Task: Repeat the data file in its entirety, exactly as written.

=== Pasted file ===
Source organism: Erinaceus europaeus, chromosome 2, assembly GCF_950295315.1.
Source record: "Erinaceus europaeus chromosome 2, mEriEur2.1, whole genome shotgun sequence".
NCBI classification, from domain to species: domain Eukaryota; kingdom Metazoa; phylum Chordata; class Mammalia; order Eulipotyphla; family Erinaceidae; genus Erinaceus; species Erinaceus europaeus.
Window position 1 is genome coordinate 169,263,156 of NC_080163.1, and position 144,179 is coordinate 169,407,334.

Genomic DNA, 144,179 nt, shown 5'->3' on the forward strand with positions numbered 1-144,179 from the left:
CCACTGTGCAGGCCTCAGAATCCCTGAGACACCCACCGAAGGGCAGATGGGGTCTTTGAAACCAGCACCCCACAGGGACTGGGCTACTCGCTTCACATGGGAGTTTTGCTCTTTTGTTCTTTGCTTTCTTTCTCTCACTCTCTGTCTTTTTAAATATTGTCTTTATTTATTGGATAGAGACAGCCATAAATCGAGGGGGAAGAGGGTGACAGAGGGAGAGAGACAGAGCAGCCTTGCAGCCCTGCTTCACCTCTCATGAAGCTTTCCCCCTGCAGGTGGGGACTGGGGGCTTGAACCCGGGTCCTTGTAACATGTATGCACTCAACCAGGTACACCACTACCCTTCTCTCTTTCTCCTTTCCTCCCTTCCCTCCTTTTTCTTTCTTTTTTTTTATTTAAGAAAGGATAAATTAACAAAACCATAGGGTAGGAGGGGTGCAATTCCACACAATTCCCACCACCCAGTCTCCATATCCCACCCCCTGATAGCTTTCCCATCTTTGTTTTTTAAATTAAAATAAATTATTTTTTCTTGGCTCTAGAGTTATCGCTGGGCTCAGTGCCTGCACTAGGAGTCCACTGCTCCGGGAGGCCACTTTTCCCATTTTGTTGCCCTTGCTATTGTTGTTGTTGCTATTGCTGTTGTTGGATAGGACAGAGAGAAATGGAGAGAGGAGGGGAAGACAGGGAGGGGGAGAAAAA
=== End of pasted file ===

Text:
Source organism: Erinaceus europaeus, chromosome 2, assembly GCF_950295315.1.
Source record: "Erinaceus europaeus chromosome 2, mEriEur2.1, whole genome shotgun sequence".
NCBI classification, from domain to species: domain Eukaryota; kingdom Metazoa; phylum Chordata; class Mammalia; order Eulipotyphla; family Erinaceidae; genus Erinaceus; species Erinaceus europaeus.
Window position 1 is genome coordinate 169,263,156 of NC_080163.1, and position 144,179 is coordinate 169,407,334.

Genomic DNA, 144,179 nt, shown 5'->3' on the forward strand with positions numbered 1-144,179 from the left:
CCACTGTGCAGGCCTCAGAATCCCTGAGACACCCACCGAAGGGCAGATGGGGTCTTTGAAACCAGCACCCCACAGGGACTGGGCTACTCGCTTCACATGGGAGTTTTGCTCTTTTGTTCTTTGCTTTCTTTCTCTCACTCTCTGTCTTTTTAAATATTGTCTTTATTTATTGGATAGAGACAGCCATAAATCGAGGGGGAAGAGGGTGACAGAGGGAGAGAGACAGAGCAGCCTTGCAGCCCTGCTTCACCTCTCATGAAGCTTTCCCCCTGCAGGTGGGGACTGGGGGCTTGAACCCGGGTCCTTGTAACATGTATGCACTCAACCAGGTACACCACTACCCTTCTCTCTTTCTCCTTTCCTCCCTTCCCTCCTTTTTCTTTCTTTTTTTTTATTTAAGAAAGGATAAATTAACAAAACCATAGGGTAGGAGGGGTGCAATTCCACACAATTCCCACCACCCAGTCTCCATATCCCACCCCCTGATAGCTTTCCCATCTTTGTTTTTTAAATTAAAATAAATTATTTTTTCTTGGCTCTAGAGTTATCGCTGGGCTCAGTGCCTGCACTAGGAGTCCACTGCTCCGGGAGGCCACTTTTCCCATTTTGTTGCCCTTGCTATTGTTGTTGTTGCTATTGCTGTTGTTGGATAGGACAGAGAGAAATGGAGAGAGGAGGGGAAGACAGGGAGGGGGAGAAAAA